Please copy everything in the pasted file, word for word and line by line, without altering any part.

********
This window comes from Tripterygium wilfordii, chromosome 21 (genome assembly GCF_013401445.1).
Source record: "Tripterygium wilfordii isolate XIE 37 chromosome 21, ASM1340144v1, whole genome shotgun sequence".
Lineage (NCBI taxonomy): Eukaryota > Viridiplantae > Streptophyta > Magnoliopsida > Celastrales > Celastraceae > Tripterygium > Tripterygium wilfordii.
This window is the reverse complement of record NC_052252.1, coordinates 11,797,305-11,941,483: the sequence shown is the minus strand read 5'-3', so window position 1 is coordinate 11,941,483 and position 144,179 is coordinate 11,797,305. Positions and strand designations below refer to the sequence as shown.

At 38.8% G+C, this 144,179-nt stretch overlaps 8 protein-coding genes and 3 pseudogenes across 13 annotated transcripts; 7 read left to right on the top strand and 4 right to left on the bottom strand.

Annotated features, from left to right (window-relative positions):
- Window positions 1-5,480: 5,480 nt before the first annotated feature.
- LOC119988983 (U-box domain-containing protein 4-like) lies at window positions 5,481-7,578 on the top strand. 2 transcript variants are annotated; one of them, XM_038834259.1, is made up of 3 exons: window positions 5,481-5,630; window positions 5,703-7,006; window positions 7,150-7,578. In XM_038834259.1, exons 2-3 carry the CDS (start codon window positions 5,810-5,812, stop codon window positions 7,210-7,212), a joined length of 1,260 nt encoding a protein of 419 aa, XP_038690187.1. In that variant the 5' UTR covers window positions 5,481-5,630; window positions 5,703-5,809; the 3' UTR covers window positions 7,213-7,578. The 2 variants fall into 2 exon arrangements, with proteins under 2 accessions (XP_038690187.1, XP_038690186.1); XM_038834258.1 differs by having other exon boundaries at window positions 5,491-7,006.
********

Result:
This window comes from Tripterygium wilfordii, chromosome 21 (genome assembly GCF_013401445.1).
Source record: "Tripterygium wilfordii isolate XIE 37 chromosome 21, ASM1340144v1, whole genome shotgun sequence".
Lineage (NCBI taxonomy): Eukaryota > Viridiplantae > Streptophyta > Magnoliopsida > Celastrales > Celastraceae > Tripterygium > Tripterygium wilfordii.
This window is the reverse complement of record NC_052252.1, coordinates 11,797,305-11,941,483: the sequence shown is the minus strand read 5'-3', so window position 1 is coordinate 11,941,483 and position 144,179 is coordinate 11,797,305. Positions and strand designations below refer to the sequence as shown.

At 38.8% G+C, this 144,179-nt stretch overlaps 8 protein-coding genes and 3 pseudogenes across 13 annotated transcripts; 7 read left to right on the top strand and 4 right to left on the bottom strand.

Annotated features, from left to right (window-relative positions):
- Window positions 1-5,480: 5,480 nt before the first annotated feature.
- LOC119988983 (U-box domain-containing protein 4-like) lies at window positions 5,481-7,578 on the top strand. 2 transcript variants are annotated; one of them, XM_038834259.1, is made up of 3 exons: window positions 5,481-5,630; window positions 5,703-7,006; window positions 7,150-7,578. In XM_038834259.1, exons 2-3 carry the CDS (start codon window positions 5,810-5,812, stop codon window positions 7,210-7,212), a joined length of 1,260 nt encoding a protein of 419 aa, XP_038690187.1. In that variant the 5' UTR covers window positions 5,481-5,630; window positions 5,703-5,809; the 3' UTR covers window positions 7,213-7,578. The 2 variants fall into 2 exon arrangements, with proteins under 2 accessions (XP_038690187.1, XP_038690186.1); XM_038834258.1 differs by having other exon boundaries at window positions 5,491-7,006.